A sad day for the free press

Today is a sad day to be a journalist.

And today, especially, is a sad day to be a journalist at a community newspaper.

Today, we are reminded that, in doing our due diligence as reporters and editors and upholding all Americans’ 1st Amendment right to a free press, we put ourselves at grave risk.

Our hearts break for the five local newspaper staff members who lost their lives in the Capital-Gazette newsroom in Annapolis, Md., on Thursday afternoon.

To them, it was a normal work day.

The Capital staff had just finished covering a busy primary election, and were gearing up for Induction Day at the U.S. Naval Academy, located six miles away from the Capital offices.

Their newspaper is bigger, but really not unlike our own.

It has a staff of 31, an open newsroom where community members drop in to deliver news, messages and say hello, and where staff cover local government, school boards, high school sports, zoning issues and even an occasional cat stuck in a tree.

The disturbing trend of mass shootings by a lone gunman in the United States is universally tragic.

But today, as we mourn the members of the Capital staff who were killed, it feels especially sickening.

Because these people who work at the Capital Gazette continued to do their jobs as this tragedy unfolded.

Selene San Felice used the phone of Anthony Messenger, the summer intern, to break the news of the shooting over Twitter as they hid under a desk.

Phil Davis, courts and crime reporter, tweeted updates after getting to safety.

An article about the shooting was published on the Capital’s website not 20 minutes after it happened.

Capital photojournalist Joshua McKerrow, who had been out of the office during the shooting, documented the scene as he arrived.

And that evening, reporter Chase Cook tweeted, “We are putting out a damn paper tomorrow.”

Remember, many of these people thought they were going to die, and some had just found out their friends and co-workers were shot and killed.

But they continued to work.

The shooter, Jarrod Ramos, an Annapolis, Md., man, had filed lawsuits–all of which he lost–against the paper alleging a 2011 column defamed him.

The column discussed Ramos’ guilty plea to criminal harassment of a woman over social media.

Just two days before the shooting, right-wing pundit Milo Yiannopolous told a reporter over text that he couldn’t wait for “vigilante squads to start gunning down journalists on sight.” He sent a similar message to another reporter, and tried to justify his words by saying he was simply “trolling” journalists he didn’t want to respond to.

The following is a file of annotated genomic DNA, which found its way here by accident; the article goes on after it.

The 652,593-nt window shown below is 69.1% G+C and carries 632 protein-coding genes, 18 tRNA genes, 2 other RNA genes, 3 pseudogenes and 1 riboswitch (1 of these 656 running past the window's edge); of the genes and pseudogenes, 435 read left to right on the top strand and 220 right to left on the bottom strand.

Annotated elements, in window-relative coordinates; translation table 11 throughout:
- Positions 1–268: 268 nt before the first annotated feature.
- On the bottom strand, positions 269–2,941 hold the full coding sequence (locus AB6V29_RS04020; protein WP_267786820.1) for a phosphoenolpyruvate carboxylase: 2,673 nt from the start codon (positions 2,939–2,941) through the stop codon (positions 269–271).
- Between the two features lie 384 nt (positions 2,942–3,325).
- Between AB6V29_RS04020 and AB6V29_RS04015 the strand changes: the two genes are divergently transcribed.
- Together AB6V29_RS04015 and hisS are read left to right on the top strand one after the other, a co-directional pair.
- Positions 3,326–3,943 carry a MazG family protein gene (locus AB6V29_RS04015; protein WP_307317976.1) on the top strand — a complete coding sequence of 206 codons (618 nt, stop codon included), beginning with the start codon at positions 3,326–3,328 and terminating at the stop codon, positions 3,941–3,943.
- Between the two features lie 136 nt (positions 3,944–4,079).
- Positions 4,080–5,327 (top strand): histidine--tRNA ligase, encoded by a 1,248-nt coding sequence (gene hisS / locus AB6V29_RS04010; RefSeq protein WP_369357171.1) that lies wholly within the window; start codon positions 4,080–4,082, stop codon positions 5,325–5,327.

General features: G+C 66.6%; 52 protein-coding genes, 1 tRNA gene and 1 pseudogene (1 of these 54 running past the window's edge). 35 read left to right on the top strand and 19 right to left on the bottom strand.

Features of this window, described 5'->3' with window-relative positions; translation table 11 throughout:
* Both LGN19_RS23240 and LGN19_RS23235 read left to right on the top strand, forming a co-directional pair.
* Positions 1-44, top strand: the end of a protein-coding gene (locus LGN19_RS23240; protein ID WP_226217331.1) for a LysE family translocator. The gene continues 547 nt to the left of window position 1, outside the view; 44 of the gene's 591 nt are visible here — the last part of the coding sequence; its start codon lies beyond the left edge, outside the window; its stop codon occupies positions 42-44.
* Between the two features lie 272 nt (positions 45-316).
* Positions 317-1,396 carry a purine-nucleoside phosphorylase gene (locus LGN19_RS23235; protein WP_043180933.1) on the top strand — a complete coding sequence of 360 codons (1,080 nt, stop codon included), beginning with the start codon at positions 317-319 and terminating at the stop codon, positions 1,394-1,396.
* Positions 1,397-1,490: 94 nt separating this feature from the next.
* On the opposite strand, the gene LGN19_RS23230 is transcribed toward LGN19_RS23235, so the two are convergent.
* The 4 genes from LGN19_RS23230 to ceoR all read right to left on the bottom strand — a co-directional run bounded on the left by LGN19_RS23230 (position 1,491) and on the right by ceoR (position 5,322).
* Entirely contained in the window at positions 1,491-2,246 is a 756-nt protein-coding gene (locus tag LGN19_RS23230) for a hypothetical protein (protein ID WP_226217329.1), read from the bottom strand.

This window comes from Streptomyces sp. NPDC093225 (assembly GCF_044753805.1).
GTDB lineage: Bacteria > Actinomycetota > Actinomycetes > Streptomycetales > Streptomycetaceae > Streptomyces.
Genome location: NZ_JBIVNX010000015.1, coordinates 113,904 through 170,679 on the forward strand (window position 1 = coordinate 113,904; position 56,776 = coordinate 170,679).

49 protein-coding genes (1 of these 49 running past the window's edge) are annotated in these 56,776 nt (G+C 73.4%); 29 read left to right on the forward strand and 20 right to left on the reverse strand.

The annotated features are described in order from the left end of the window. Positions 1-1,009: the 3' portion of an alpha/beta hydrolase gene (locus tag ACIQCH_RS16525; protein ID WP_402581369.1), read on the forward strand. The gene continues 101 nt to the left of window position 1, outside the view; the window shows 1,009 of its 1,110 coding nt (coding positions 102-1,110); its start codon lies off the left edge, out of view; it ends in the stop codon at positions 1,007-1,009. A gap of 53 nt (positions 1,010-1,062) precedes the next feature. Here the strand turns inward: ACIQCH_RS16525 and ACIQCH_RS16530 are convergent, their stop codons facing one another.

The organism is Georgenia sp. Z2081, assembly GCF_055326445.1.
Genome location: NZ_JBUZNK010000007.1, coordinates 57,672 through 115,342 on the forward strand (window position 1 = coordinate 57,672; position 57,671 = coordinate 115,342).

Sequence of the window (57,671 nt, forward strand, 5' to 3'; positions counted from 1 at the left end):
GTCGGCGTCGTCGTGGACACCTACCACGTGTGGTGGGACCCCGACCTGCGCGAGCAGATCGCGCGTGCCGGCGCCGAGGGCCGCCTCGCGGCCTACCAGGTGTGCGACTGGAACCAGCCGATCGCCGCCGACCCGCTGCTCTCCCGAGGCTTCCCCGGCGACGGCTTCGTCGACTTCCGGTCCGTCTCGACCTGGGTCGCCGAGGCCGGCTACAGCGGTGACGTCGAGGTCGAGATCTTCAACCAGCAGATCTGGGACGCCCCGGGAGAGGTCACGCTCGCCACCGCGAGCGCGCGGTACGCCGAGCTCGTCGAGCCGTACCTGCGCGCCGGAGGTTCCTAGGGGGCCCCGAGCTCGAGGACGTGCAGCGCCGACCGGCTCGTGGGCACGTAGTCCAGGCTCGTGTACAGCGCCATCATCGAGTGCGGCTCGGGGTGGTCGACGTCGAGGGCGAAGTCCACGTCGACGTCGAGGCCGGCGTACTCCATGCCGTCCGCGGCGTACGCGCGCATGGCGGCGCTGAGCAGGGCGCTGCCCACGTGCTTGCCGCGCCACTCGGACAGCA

Our president, Donald Trump, has lodged countless attacks against the media and individual reporters, claiming news that undermines his comments or policies is “fake news.”

At a 2017 rally, he called journalists “sick people” and questioned their patriotism, accusing them of “trying to take away our history and our heritage.” He has even gone so far as saying “news media is not my enemy, it is the enemy of the American people.”

This, everyone, is what it means to be a journalist in this day and age.

We are here to tell you we are not your enemy. We have never been your enemy, dear reader.

We are, however, the enemy of disinformation.

We are the enemy of ignorance and apathy.

The newspaper exists as a service to the community to report issues that affect us all. Advertising dollars are invested in community journalism.

Whether it is helping non-profits spread their message and assistance throughout the region, diving deep on challenging and controversial local issues, or just plain wishing your grandmother a happy birthday, newspapers are a community asset in a world which has increasingly abandoned the idea that a sense of community is important.

A rising number of people are disappointed in our political process, but it bears consideration that the alternative to politics is conflict. Politics is supposed to be a vehicle by which disparate groups of people can discuss challenging issues rationally with one another, and reach a mutually acceptable compromise.

This shooting, as well as the others which have preceded it and those which will doubtless follow it, is a symptom of our society’s inability to sit down with respect and talk to one another, despite–or specifically because of–our differences.

We all must embrace our neighbor, or this tragedy will repeat itself again and again and again, as the fires of our primal brains are stoked to react with fear and anger against those who are different than us.

In a world that is desperate to divide us, stand together.

In a world where fear seeks to tear us down, stand tall.

Threatened by those who claim defamation, reviled by the current government and taunted by talking heads who are content to live in a shell of lies, journalists soldier on, doing the job that must be done to maintain a free and fair society.

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